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And… Action!

Hello Goldminers, Viv here. And a belated Happy New Year! It’s a busy time in development land so forgive the tardiness of this post. But hopefully it’ll be worth it, because this week I’m talking about something TV writers often overlook: action.

But before we start: a quick thank-you to all of you who’ve emailed me, and apologies if I haven’t replied yet. Please keep your questions and comments coming to [email protected] and be patient—I will reply to everyone eventually. A special thank you to KT Parker, who was the only person to actually answer my question about your favourite TV dramas in 2014! KT, I agree with you about Happy Valley but I had my reservations about The Honourable Woman. I’ll try to find time to talk about these in a future post too…

And with that, to business!

The British tradition – less action!

In the UK we have a kind of theatrical heritage to our telly writing. It’s why we have a writer/script editor model where writers work in splendid isolation, usually at home, while a Script editor works in the production office and is the point of contact between the producers and the writers. In the US, where TV writing came out of movies rather than theatre, shows tend to have a writers’ room, with writers breaking the story collaboratively—literally together in a room with a whiteboard. It’s also more common for writers’ contracts to be exclusive (so they’re not distracted by trying to write three things at once), and for them to have some kind of producing role in the show.

I’ll have more to say about this in a later post, but suffice it to say that while our theatrical model is a fine way to learn how to do great dialogue, it’s often not very helpful for writers learning the visual medium of the screen.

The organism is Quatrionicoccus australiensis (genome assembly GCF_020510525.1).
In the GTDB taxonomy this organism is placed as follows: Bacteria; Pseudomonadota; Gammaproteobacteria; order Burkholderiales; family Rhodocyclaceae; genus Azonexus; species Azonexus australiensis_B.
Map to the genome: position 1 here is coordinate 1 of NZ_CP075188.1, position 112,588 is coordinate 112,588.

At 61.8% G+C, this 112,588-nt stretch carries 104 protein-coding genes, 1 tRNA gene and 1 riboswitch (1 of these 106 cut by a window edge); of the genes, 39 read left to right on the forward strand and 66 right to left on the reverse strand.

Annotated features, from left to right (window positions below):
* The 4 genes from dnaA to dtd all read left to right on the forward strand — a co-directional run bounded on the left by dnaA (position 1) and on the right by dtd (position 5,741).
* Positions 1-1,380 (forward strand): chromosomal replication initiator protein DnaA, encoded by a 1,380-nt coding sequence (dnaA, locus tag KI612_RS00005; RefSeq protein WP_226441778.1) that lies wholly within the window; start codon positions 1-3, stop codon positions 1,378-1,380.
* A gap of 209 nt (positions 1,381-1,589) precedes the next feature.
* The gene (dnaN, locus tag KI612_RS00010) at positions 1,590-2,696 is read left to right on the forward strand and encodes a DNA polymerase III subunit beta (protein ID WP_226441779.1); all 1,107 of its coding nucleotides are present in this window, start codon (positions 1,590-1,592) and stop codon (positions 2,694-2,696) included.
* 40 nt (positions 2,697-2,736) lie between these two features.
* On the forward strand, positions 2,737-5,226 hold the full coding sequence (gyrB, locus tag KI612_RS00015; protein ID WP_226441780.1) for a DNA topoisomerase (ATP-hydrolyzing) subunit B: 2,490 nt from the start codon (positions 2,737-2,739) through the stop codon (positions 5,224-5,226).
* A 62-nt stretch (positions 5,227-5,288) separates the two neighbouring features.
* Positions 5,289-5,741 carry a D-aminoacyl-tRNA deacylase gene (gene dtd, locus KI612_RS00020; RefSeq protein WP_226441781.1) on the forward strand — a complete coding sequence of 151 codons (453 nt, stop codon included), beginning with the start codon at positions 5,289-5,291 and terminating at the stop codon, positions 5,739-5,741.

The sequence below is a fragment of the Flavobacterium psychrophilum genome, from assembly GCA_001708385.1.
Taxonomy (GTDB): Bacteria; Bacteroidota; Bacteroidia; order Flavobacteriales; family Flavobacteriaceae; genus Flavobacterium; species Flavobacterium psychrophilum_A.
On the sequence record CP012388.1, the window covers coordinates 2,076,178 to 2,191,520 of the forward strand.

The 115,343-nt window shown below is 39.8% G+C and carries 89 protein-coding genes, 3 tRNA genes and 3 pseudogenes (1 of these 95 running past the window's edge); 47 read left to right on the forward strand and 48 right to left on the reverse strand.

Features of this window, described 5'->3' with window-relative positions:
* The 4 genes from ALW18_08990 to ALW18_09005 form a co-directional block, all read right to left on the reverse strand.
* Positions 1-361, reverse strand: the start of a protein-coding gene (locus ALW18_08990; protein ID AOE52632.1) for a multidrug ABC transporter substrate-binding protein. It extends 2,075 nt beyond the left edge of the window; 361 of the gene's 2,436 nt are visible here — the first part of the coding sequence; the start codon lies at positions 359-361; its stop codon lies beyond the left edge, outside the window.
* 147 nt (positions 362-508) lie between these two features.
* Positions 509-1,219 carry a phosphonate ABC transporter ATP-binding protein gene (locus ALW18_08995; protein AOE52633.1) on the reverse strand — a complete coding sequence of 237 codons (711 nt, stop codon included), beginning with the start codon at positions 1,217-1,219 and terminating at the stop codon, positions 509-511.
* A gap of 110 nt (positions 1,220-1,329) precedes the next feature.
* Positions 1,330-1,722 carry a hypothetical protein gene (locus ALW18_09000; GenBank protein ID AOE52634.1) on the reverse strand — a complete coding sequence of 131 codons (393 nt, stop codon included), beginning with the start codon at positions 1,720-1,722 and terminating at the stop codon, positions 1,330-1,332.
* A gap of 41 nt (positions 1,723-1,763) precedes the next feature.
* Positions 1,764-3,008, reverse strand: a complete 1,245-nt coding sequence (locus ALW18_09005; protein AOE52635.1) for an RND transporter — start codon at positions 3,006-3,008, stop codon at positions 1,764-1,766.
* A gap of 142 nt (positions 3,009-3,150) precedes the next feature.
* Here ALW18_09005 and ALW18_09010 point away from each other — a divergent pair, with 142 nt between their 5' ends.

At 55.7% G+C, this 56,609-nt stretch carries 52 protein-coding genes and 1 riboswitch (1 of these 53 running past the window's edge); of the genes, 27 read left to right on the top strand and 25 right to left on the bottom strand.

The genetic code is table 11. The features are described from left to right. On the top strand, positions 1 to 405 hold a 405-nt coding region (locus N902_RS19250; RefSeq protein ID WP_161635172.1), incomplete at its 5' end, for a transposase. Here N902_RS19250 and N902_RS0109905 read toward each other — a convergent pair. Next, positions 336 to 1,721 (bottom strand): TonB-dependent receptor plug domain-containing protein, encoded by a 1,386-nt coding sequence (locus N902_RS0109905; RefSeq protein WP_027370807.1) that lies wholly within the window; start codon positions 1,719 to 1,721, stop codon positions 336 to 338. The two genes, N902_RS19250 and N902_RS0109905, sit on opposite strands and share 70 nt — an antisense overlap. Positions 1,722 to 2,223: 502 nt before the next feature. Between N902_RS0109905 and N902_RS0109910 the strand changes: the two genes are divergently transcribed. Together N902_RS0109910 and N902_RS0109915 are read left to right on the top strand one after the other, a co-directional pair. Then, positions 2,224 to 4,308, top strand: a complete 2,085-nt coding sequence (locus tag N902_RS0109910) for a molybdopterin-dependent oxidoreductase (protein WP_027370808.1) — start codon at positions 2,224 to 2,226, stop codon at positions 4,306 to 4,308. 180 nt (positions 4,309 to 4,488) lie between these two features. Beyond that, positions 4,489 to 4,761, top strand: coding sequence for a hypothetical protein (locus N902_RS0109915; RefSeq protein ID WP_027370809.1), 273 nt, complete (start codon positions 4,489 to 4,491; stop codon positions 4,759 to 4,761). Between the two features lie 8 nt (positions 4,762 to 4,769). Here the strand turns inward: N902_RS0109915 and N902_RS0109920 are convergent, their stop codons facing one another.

Case in point: recently I had to evaluate a script which purported to be an action-adventure aimed at older children. The writer has written quite a bit of kids’ TV and the script was fine as far as it went—a decent, emotional story at its heart, some interesting characters—but one thing struck me above all else: the action scenes were terrible. They were lacking in tension, disjointed and confusing. Many just petered out, without any kind of climax. They all felt bolted-on, and didn’t move the story on or reveal character.

Another example: a couple of years ago I read an early draft of a major new British drama (which will be on our screens later this year). In the opening Sequence our heroes are chasing a villain through a crowded London scene. The writer throws an obstacle in their way—as a good writer should. But what obstacle does he choose? A cleaner pushing a cleaning cart! I bet that took all of three seconds to think up. (And I hope they ended up with something more inventive for the shooting script…)

So a lot of writers struggle with action sequences. Even ones who should know better. Are you one of them? Do you tend to reach for a car-chase, a cleaning cart, or some other derivative trope? After all, the director and the effects people will work it all out, won’t they?

Allow me to disabuse you of that notion. Like everything else, good action sequences start with the script.

Great action starts on the page

One of the best action movie scripts of all time, the MUTHUR of all action movies if you will, is James Cameron’s Aliens. The script can be found here and is essential reading for screenwriters. Cameron packs a huge amount into a small space with economic language. His concise, evocative stage directions are a lesson in how it can be done.

The sequence I’m going to talk about runs from Scene 76 (the Marines locate the lost colonists) to Scene 105 (Ripley drives the marines to safety). This sequence is the midpoint of the movie, and it marks a huge character shift for Ripley. It’s the moment she goes from passivity to activity. Up to now she’s been a passenger. Pretty much the only decision she’s made is at the end of Act I, when her nightmares force her to confront her demons and agree to go on the expedition to LV-426. But in this sequence, as we’ll see, she literally gets in the driving seat.

The sequence also marks the first time we see any Aliens. Take note, action writers: Cameron keeps the Aliens out of the movie until halfway through. It’s a great lesson in building tension, and not revealing your hand too soon.